As soon as the news was broadcast that Adolf Hitler was dead, conspiracy theories began to emerge. Hitler had faked his own death, he was in hiding, or he had escaped to some other country. The most long-lived theory was that he was in Argentina, as were other Nazi escapees. But some said he went to Kentucky.
Some American papers cited rumors that he had taken to digging tunnels in the mountains of southeastern Kentucky. The evidence of survival was weak to non-existent. But by 1947, a Gallup poll found 45 percent of Americans believed Hitler had survived—among them, a group of disgruntled German descendants scattered across the country who, for several months, had been corresponding with a man who called himself “Furrier No. 1.”
In hundreds of letters mailed between 1946 and 1956, “Furrier No. 1” explained that he was, despite misspelling his title and writing in vernacular English, Adolf Hitler. As it turned out, both he and Braun had survived! They had set up camp in Kentucky to plot a “new revolt” and take over the United States, then the world, and finally: outer space. Hitler and his gang of 36,000 German dissidents were hard at work digging tunnels from the nearby mountains to Washington, D.C., to aid their revolution. When he wasn’t underground, Hitler got around by way of “invisible cab.” Together, his “huge armies of soldiers and scientists” had built 116 secret factories across Kentucky and Idaho to develop atomic bombs and “invisible spaceships which made no sound.”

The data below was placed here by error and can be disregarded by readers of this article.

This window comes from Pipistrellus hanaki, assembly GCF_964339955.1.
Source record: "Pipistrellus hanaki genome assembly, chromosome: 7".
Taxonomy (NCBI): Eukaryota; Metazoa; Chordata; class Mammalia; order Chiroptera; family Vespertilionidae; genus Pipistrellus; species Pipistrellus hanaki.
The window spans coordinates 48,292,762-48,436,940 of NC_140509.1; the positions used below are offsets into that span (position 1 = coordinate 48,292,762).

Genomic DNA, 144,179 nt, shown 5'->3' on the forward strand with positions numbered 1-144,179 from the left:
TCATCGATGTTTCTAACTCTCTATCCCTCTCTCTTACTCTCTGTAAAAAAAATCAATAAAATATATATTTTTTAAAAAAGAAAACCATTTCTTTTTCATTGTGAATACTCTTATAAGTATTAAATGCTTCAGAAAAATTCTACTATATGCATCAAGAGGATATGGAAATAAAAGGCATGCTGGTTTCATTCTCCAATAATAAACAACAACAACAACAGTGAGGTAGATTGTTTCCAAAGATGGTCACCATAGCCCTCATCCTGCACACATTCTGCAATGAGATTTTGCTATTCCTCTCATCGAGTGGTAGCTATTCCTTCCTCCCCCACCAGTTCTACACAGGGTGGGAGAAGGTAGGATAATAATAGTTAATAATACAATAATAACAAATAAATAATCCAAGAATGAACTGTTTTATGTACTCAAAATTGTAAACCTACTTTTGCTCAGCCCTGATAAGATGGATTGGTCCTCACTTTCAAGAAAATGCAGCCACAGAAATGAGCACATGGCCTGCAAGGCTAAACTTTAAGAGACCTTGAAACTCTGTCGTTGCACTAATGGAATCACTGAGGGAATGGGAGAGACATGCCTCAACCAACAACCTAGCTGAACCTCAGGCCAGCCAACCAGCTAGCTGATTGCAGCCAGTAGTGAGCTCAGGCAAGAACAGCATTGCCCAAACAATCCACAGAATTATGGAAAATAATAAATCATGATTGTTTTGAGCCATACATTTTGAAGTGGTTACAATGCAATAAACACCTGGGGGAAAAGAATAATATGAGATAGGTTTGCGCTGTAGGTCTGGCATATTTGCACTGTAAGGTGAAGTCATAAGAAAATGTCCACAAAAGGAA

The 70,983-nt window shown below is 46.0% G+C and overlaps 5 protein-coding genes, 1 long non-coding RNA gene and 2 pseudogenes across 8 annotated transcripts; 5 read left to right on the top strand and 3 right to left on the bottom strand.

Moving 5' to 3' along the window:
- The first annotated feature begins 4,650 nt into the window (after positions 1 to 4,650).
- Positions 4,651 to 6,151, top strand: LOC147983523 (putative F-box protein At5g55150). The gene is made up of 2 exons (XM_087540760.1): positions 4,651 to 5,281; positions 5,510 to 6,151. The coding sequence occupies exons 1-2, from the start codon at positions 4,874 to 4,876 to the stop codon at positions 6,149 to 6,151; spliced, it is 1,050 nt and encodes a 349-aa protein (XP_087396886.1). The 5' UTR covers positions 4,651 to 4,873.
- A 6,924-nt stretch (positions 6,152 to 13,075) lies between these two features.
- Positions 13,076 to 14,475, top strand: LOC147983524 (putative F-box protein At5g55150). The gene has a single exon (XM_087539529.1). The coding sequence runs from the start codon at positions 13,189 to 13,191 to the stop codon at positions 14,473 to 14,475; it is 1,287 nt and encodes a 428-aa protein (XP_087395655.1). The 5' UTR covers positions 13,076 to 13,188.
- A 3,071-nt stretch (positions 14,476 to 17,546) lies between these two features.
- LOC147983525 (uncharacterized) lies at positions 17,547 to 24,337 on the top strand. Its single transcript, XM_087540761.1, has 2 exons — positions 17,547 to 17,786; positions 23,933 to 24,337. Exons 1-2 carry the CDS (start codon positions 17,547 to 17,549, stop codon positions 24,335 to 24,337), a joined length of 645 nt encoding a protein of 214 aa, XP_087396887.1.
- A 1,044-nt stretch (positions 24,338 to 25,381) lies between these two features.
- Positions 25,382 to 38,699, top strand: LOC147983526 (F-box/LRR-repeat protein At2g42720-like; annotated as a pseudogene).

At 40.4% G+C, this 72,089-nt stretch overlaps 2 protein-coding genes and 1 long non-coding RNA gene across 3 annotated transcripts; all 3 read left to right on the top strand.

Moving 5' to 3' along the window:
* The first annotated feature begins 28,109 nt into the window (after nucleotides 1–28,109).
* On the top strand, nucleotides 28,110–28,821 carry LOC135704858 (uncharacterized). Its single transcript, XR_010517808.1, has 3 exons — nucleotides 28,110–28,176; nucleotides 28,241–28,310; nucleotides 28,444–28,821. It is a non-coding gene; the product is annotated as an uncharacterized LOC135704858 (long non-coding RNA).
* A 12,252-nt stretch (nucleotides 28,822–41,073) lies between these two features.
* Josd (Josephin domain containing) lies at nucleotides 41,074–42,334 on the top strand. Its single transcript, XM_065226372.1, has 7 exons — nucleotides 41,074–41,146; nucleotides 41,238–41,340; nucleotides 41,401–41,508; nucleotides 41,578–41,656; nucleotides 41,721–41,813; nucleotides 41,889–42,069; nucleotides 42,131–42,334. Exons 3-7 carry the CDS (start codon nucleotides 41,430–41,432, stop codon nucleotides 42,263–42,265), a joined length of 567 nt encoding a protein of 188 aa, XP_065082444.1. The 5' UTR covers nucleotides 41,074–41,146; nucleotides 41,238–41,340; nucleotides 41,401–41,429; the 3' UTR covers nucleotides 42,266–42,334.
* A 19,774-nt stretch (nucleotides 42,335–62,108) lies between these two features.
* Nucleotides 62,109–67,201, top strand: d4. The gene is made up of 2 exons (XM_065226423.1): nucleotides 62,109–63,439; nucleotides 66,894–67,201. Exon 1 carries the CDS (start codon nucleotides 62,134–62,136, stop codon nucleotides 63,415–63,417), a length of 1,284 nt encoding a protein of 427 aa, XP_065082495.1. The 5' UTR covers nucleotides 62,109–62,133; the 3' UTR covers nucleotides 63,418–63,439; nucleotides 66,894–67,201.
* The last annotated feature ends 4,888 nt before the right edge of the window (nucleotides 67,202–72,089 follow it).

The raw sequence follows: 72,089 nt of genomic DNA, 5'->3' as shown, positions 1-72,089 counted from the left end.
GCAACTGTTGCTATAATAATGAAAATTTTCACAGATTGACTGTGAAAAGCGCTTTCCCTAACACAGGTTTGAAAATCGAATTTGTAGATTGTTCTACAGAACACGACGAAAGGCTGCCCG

The strange thing is that not only did people believe the story, quite a few sent him money! The even stranger stuff is in the story behind “Furrier No. 1,” which you can read at The Daily Beast. -via Fark
(Image credit: Bundesarchiv, Bild 146-1990-048-29A/CC-BY-SA 3.0)